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The Ethiopian Orthodox rejection of Chalcedon is remembered even today. The church’s official name includes the word “Tewahedo,” which in the liturgical language of Ge’ez means “being made one” and refers to the unity of Christ’s humanity and divinity in one nature. Today, theologians agree this conservative Christological position — which is shared by the Armenian Apostolic, Coptic, Eritrean, Malankara and Syriac Orthodox churches — reflects cultural, linguistic and philosophic differences more than differences in matters of faith.

Decline. It has often been reported that the rise of Islam in the neighboring Arabian Peninsula in the seventh century led to the decline of Christian Aksum. Yet the hospitality offered by the emperor of Aksum to the family of the Prophet Muhammad — who fled pagan persecution in Arabia — may have contributed to the preservation of the Christian faith in the Horn of Africa.

According to tradition, the pagan princes of Arabia offered Aksum a large bounty for the repatriation of Muhammad’s family, but Aksum’s emperor refused to betray the exiles. According to the Imperial Crown Council of Ethiopia, “this act was possibly a key event in the survival of the young Islamic religion; the prophet deeply appreciated this act of compassion. He instructed his followers to leave the Ethiopians in peace and exempted Ethiopia from jihad. This in turn allowed Ethiopian Christianity to survive intact.”

Nevertheless, Arab Muslim merchants eventually wrested control of the Africa-Asia trade routes from Christian Aksum, whose residents later abandoned their ports on the Red Sea coast and migrated to the interior, settling in the highlands. Eventually, the Ethiopians lost control of what is now the Eritrean coast, ties to Europe were dissolved and a process of southern expansion began. As the former capital of Aksum declined, Christian monks in the 10th century moved the Ark of the Covenant to the uninhabited island of Tullu Gudo, where it remained in secret for generations.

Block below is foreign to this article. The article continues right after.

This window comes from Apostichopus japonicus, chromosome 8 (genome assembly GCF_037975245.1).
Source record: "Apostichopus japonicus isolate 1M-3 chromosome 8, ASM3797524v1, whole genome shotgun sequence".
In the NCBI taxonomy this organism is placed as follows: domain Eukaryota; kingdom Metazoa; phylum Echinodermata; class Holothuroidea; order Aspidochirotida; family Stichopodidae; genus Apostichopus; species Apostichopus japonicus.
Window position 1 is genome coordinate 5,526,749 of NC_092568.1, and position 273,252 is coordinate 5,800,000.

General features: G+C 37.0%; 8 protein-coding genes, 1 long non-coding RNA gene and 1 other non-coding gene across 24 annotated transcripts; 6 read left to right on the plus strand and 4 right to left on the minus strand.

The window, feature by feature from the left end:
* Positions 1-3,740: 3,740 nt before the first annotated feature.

The Zagwe dynasty, a family of kings who ruled Ethiopia after the ninth or tenth centuries, governed what remained of Christian Ethiopia from the town of Roha. The name of the capital was later changed to honor King Lalibela (who reigned in the late 12th and early 13th centuries), who is now famous for commissioning the city’s rock-hewn churches.

In a dream, the king envisioned a “New Jerusalem,” a city of churches built in his realm to compensate for the loss of Jerusalem to Islamic forces in 1187. The king assembled a massive crew of laborers, which included the best available masons and craftsmen in the world, who excavated from the earth the complex of ten churches. His queen is credited with an additional church, which she commissioned to honor her husband after his death.

The churches of Lalibela display remarkably different architectural styles — confusing experts for decades. Strolling through the maze of churches, the visitor encounters imposing fortresslike structures, classic basilicas and tiny chapels. Classical columns support the edifices of some, while carved Arabesque windows adorn others.

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Tags: Ethiopia Church history Ethiopian Orthodox Church Ethiopian Christianity